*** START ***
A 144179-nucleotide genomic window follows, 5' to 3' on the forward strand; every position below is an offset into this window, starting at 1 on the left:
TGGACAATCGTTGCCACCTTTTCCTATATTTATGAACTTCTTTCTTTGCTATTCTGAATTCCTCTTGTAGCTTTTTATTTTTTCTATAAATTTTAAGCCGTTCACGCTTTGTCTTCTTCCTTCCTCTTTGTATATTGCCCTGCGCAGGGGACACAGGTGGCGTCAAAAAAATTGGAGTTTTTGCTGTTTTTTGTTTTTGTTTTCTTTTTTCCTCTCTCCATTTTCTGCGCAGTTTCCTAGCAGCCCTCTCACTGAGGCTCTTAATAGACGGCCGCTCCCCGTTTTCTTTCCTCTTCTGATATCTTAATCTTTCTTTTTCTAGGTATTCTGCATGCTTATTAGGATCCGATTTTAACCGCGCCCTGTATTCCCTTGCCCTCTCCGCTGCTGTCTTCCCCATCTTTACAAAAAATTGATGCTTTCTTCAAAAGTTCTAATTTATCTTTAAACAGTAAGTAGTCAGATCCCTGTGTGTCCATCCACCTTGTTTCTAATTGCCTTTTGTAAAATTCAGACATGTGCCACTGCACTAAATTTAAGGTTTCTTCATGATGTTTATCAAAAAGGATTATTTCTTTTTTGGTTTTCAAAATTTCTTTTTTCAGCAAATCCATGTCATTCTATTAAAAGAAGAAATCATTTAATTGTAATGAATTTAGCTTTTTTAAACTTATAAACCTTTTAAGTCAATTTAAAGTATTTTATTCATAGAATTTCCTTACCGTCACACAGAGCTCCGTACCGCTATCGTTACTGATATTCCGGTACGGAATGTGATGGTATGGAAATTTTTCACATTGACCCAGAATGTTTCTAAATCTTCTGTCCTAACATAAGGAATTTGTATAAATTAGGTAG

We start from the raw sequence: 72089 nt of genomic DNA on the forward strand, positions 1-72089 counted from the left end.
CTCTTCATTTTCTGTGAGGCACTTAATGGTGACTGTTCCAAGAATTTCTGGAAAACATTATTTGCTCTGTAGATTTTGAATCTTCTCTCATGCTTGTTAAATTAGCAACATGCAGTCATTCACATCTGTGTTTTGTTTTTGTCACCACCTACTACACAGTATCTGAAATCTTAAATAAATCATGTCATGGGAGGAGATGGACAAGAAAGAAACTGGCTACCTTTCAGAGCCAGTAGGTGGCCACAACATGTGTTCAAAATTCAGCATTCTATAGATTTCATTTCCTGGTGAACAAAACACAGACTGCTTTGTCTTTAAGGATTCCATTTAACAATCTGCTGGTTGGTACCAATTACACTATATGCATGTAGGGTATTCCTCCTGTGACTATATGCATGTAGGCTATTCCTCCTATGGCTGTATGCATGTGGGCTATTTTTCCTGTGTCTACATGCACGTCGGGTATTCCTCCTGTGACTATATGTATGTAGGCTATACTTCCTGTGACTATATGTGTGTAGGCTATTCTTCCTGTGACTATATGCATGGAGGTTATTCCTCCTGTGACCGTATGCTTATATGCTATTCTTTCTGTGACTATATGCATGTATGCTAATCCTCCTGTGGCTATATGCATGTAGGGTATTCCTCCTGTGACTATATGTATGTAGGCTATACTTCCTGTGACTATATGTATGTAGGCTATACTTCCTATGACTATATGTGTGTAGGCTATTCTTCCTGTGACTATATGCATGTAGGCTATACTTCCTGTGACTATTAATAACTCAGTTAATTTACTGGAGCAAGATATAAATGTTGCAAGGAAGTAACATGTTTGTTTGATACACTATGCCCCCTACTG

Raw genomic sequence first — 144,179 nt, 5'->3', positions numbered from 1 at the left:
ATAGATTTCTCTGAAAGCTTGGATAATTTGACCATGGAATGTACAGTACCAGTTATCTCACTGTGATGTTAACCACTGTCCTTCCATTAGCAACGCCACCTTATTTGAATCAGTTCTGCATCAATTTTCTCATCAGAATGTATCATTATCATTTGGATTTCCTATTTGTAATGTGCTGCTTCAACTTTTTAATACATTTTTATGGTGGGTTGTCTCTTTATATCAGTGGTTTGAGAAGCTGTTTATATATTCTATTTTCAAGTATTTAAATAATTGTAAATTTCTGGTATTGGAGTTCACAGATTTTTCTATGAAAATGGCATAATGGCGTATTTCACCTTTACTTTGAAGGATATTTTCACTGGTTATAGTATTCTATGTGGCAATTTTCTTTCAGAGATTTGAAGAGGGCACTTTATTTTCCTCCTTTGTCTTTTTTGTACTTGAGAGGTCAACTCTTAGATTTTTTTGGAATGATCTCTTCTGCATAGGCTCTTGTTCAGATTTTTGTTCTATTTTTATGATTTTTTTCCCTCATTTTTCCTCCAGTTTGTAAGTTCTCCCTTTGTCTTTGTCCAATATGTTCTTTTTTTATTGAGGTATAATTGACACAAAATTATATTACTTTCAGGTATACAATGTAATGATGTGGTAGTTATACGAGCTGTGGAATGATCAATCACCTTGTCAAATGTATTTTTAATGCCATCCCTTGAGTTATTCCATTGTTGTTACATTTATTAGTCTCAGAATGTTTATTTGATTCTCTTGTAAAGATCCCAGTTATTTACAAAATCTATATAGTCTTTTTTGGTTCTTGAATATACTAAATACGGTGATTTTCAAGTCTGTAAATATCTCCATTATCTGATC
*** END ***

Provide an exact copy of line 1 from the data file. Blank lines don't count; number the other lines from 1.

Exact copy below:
A 144179-nucleotide genomic window follows, 5' to 3' on the forward strand; every position below is an offset into this window, starting at 1 on the left: